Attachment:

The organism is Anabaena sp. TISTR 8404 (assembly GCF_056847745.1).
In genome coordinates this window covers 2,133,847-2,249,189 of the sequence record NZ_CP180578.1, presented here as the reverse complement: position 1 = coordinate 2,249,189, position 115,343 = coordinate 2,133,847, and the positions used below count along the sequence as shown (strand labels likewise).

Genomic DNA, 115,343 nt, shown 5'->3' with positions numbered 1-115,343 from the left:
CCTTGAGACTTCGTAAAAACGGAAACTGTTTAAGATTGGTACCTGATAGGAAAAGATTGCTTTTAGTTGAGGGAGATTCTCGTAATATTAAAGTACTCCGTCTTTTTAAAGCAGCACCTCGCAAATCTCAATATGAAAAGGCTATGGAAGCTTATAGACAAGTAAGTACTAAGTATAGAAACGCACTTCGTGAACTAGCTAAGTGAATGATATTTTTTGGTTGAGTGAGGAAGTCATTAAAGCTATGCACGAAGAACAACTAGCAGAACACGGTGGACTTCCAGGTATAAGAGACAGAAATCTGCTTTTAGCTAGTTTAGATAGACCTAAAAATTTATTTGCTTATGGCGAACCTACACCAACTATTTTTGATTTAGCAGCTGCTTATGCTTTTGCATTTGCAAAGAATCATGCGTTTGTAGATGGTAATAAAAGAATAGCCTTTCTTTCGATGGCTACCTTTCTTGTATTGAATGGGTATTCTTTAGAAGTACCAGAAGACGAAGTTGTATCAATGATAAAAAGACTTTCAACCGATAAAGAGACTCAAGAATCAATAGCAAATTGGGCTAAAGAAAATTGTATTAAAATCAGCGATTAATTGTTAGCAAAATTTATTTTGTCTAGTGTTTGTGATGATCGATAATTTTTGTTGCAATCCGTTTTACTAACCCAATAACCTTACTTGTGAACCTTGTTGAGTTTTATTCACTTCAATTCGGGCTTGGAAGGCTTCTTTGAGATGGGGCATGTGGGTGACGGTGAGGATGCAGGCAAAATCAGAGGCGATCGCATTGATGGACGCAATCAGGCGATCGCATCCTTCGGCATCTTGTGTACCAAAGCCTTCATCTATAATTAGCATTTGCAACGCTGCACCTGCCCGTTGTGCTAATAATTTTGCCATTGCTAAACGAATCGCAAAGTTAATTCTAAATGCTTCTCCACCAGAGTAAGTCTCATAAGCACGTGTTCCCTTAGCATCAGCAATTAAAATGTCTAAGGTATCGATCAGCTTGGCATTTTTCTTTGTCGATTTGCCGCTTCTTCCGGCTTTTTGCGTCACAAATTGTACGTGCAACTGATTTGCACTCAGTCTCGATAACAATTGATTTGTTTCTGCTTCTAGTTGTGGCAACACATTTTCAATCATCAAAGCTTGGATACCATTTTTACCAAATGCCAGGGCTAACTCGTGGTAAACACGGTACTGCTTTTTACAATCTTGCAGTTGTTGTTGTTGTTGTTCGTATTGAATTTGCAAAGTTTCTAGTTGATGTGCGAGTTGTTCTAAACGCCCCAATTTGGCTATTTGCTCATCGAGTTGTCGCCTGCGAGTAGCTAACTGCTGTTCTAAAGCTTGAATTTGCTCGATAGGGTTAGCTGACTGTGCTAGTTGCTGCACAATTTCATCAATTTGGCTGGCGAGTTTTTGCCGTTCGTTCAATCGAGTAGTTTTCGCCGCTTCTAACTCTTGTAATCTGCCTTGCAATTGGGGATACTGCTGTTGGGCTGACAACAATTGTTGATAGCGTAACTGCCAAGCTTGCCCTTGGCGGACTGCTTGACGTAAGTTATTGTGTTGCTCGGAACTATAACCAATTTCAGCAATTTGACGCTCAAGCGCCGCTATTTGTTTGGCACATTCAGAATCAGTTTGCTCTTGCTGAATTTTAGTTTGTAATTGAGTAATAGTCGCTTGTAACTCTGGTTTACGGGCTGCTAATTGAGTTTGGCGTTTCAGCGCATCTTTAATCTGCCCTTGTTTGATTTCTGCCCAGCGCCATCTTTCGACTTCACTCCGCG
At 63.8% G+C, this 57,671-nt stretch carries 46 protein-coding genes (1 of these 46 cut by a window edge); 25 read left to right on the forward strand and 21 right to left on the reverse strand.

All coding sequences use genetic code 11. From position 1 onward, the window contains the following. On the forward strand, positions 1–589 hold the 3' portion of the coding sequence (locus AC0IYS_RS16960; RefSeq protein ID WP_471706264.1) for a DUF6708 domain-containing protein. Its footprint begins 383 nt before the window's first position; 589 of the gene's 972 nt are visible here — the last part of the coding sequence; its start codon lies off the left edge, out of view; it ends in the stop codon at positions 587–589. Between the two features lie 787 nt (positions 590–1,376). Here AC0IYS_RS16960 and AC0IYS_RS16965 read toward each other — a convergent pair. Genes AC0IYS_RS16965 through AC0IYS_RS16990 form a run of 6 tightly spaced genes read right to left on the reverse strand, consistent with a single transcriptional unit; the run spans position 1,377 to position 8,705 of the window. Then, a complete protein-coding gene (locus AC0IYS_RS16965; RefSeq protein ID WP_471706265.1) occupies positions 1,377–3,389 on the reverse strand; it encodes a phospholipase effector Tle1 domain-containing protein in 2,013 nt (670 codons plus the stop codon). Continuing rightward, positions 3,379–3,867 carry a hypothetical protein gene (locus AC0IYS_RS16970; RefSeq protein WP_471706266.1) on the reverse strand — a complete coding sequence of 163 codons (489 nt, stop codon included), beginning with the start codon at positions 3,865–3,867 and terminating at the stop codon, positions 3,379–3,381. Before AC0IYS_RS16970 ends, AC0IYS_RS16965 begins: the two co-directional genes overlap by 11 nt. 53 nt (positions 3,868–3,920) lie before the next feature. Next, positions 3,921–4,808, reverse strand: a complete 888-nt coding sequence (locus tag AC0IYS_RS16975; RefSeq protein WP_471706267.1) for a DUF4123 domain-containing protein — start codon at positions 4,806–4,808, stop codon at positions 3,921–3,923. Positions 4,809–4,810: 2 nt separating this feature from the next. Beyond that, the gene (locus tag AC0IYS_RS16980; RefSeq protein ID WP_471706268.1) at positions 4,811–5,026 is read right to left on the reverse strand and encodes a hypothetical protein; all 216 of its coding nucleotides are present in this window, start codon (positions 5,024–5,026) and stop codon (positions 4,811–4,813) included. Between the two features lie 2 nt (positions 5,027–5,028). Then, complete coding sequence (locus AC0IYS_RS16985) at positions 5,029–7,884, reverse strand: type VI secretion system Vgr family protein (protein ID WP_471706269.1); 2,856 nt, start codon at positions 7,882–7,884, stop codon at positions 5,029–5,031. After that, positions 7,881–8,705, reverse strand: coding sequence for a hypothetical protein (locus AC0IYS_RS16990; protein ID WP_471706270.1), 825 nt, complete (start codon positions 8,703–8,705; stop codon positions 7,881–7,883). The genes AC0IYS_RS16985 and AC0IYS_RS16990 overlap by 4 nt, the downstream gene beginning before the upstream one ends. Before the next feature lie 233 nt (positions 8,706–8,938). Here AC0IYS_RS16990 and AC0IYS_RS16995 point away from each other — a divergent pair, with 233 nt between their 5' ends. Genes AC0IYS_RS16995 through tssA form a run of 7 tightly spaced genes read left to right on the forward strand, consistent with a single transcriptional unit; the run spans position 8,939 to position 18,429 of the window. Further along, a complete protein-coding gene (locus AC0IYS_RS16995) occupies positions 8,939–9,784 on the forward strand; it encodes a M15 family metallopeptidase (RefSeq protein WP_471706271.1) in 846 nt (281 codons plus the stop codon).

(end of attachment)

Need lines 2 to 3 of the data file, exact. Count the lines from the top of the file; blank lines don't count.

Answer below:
In genome coordinates this window covers 2,133,847-2,249,189 of the sequence record NZ_CP180578.1, presented here as the reverse complement: position 1 = coordinate 2,249,189, position 115,343 = coordinate 2,133,847, and the positions used below count along the sequence as shown (strand labels likewise).

Genomic DNA, 115,343 nt, shown 5'->3' with positions numbered 1-115,343 from the left: